Dr. Delaney Ruston – In the first blog of the new year, I wrote that “I will share some helpful tips around screen time family agreements in February.“ And here we are.
Today I’m writing about rules around cellphones. I am known for saying that young people want help managing screen time, including time on their phones. I base this on ten years of conversations with kids, tweens, and teens. And, studies support this, such as this small one by Megan Moreno, a leader in research around young people and tech topics.
That said, many youth would never say to their parents/guardians that they want rules!
The fact is life has rules. Our kids follow rules in life all the time. We all follow rules all the time.
Recently, two friends of mine — a married couple, a trauma surgeon, and a pulmonologist — told me that they were just about to get their 13-year-old son his first smartphone. They explained that they told him they would get him one once he reached 8th grade and did well academically during the first part of the school year.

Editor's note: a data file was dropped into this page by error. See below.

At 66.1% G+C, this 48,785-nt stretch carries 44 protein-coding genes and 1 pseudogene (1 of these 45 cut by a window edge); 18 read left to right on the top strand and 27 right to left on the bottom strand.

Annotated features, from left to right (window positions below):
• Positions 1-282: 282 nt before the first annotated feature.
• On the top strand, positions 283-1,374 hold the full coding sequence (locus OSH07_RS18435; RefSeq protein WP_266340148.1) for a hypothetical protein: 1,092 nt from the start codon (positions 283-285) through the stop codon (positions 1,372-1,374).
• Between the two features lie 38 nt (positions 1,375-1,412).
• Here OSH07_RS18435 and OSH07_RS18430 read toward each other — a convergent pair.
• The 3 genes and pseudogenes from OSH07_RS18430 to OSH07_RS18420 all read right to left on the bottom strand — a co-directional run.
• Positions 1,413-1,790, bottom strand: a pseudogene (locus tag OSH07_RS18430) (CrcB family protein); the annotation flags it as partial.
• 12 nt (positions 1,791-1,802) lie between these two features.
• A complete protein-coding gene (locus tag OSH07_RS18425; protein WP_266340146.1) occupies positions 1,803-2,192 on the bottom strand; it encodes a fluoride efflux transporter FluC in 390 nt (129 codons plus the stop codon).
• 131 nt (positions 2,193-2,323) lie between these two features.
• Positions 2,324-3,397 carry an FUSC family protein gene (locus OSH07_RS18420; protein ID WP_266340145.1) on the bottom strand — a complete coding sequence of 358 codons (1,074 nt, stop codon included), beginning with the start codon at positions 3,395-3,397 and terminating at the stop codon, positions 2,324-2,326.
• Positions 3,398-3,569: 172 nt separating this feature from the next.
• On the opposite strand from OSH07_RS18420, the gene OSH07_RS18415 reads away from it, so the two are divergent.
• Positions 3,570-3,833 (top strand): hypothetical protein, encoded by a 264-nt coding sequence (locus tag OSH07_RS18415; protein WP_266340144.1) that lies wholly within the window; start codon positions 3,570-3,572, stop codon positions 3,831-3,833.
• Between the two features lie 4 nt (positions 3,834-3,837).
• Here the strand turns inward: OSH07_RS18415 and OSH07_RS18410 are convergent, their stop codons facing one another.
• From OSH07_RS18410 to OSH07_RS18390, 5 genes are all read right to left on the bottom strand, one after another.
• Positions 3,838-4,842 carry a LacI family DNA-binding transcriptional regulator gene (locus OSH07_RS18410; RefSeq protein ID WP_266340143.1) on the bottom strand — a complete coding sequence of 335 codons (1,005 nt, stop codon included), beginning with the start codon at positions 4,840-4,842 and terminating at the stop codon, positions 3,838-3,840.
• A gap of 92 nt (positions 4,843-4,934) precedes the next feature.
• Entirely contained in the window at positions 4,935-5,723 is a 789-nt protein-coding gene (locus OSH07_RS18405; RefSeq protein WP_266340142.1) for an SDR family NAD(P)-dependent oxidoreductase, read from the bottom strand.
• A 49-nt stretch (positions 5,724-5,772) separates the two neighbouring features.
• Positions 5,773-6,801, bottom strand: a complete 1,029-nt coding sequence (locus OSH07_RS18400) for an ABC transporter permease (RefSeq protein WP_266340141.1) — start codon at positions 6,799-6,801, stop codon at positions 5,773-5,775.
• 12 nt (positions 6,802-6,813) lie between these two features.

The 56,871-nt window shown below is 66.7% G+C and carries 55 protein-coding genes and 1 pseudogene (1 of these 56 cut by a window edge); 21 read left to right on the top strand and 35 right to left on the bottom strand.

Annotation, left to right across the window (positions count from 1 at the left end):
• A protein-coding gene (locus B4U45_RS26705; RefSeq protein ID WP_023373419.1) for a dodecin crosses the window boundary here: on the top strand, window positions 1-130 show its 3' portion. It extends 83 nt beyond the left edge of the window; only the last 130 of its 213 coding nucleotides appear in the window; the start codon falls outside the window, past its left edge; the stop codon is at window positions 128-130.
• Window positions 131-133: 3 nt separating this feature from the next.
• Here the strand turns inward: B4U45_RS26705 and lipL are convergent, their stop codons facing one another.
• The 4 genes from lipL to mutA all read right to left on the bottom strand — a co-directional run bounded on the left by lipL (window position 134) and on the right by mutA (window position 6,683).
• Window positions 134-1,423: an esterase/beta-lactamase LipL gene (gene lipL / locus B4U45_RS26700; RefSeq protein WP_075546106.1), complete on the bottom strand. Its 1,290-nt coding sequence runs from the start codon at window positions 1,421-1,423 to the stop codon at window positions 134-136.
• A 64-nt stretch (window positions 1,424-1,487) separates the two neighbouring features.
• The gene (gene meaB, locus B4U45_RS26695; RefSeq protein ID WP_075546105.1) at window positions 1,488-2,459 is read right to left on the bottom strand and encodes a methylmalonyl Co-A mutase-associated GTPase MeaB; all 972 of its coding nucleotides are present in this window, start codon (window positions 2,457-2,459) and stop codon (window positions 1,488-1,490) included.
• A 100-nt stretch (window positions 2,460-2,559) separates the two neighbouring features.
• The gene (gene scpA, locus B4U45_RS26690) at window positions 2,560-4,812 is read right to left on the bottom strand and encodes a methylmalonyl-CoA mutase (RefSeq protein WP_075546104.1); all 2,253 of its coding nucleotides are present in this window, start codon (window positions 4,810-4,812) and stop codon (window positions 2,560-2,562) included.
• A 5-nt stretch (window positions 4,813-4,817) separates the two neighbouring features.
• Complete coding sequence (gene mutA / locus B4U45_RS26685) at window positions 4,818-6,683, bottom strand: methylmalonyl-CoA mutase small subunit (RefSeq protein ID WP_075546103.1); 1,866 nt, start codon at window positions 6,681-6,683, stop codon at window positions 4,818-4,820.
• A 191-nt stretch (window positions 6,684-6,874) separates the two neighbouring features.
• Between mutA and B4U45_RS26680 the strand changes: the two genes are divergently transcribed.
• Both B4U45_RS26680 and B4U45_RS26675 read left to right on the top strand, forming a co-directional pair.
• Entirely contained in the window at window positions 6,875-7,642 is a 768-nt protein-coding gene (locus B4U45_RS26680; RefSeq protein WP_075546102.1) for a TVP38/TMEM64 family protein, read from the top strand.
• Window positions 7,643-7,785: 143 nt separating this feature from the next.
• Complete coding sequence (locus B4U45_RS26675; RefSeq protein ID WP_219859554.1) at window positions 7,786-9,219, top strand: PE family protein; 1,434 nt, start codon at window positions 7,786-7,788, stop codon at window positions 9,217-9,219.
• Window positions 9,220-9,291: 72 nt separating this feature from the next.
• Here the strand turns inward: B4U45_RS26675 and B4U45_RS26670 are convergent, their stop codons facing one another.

They explained to their son, I’ll call him Charlie, that they needed to set up expectations and ground rules around the phone, and they wanted him to write down the reasons he wanted a phone and why he felt he needed a phone. Also, they asked him to write some possible rules and ideas about good digital citizenship.
I know plenty of parents who have asked their kids to have such a conversation before allowing a phone, and their kids refused. That can happen. In that case, a parent has to drive the conversation more, which is okay.
Knowing the family planned to discuss Charlie’s list and rules, I asked them if they would record their conversation.
Today I share parts of their conversation and intersperse some of my thoughts along the way.
Charlie’s parents also had his only sibling, his 6th-grade sister, participate in the conversation. They suggested the siblings work together to develop suggested rules and such. The parents did that because they knew the phone would pertain to both at times, i.e., when they played a game together.
My comment: I think it was smart to get both siblings to work together on the ideas they brought to the parents because tech devices, such as a new phone, impact the whole family — i.e., sibling relationships. It also lets the sister think about issues around having a phone in preparation for when she gets one.